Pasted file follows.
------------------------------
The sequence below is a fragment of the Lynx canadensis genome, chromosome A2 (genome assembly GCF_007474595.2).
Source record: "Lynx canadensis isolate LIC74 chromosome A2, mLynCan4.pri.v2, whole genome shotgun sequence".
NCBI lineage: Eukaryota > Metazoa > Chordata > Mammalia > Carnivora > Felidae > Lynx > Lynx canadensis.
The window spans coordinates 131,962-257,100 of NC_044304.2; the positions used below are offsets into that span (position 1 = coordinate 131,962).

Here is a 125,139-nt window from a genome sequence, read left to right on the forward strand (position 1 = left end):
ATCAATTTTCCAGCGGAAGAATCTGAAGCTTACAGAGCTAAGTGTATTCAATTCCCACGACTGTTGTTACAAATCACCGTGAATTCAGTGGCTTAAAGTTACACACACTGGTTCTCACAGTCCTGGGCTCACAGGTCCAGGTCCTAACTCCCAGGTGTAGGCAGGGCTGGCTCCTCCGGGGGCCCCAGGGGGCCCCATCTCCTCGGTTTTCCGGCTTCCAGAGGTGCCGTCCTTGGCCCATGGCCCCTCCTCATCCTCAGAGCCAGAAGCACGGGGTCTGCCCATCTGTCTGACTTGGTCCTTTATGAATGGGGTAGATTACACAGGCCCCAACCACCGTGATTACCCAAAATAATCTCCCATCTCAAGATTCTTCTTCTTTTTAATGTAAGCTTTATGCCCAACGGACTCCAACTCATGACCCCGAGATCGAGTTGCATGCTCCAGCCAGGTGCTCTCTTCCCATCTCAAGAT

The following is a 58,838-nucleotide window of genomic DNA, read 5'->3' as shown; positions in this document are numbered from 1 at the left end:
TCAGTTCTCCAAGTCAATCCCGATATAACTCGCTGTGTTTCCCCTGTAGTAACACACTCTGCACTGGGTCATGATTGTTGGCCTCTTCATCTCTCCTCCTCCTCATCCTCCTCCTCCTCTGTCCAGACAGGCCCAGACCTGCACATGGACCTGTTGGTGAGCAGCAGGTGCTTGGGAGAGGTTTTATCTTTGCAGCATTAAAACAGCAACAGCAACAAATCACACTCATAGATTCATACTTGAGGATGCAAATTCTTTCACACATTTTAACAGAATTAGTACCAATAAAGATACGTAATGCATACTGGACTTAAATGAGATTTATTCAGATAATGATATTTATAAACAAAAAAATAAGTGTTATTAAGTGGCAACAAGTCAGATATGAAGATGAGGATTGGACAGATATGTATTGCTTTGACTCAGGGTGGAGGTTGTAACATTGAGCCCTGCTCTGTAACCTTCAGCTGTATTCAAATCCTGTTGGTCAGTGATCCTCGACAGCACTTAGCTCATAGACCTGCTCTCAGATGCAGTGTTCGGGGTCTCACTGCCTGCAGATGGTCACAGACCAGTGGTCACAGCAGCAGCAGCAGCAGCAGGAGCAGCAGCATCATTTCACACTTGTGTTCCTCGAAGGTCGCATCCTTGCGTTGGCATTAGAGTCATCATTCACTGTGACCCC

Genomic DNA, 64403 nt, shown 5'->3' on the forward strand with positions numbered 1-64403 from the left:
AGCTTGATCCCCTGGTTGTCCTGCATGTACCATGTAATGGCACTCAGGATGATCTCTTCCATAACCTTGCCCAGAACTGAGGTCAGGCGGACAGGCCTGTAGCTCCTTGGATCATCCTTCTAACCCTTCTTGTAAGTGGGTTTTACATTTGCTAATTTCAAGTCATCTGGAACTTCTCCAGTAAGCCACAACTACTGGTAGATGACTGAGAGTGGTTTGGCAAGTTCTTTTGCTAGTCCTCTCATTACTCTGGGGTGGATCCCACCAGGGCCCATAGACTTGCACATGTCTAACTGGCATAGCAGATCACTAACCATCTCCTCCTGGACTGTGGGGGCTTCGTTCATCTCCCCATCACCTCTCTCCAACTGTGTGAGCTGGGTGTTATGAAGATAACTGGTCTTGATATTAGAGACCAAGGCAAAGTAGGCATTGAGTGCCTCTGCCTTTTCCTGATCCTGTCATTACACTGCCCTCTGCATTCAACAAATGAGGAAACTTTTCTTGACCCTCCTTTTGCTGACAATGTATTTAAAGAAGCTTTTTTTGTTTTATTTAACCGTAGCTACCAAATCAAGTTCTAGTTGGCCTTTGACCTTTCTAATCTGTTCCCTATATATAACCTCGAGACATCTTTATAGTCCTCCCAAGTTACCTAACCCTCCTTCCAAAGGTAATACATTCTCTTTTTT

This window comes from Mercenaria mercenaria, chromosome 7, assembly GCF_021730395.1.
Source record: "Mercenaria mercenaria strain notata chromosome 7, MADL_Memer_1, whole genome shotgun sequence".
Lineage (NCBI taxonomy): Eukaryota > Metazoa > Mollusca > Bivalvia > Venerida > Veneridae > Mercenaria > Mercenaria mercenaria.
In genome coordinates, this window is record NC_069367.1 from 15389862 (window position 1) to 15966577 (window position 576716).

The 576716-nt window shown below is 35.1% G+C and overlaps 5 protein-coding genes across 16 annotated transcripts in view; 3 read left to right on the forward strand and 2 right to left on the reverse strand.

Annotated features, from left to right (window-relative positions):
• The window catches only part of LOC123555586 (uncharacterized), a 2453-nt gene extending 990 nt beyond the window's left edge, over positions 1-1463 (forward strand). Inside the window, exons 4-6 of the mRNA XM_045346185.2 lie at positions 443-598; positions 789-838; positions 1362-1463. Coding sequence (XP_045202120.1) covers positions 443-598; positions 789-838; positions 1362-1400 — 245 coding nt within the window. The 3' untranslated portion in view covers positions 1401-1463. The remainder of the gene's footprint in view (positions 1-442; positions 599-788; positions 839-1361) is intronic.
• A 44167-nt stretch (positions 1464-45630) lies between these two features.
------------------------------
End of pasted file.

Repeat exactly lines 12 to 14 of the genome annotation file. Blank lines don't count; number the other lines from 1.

Source record: "Mercenaria mercenaria strain notata chromosome 7, MADL_Memer_1, whole genome shotgun sequence".
Lineage (NCBI taxonomy): Eukaryota > Metazoa > Mollusca > Bivalvia > Venerida > Veneridae > Mercenaria > Mercenaria mercenaria.
In genome coordinates, this window is record NC_069367.1 from 15389862 (window position 1) to 15966577 (window position 576716).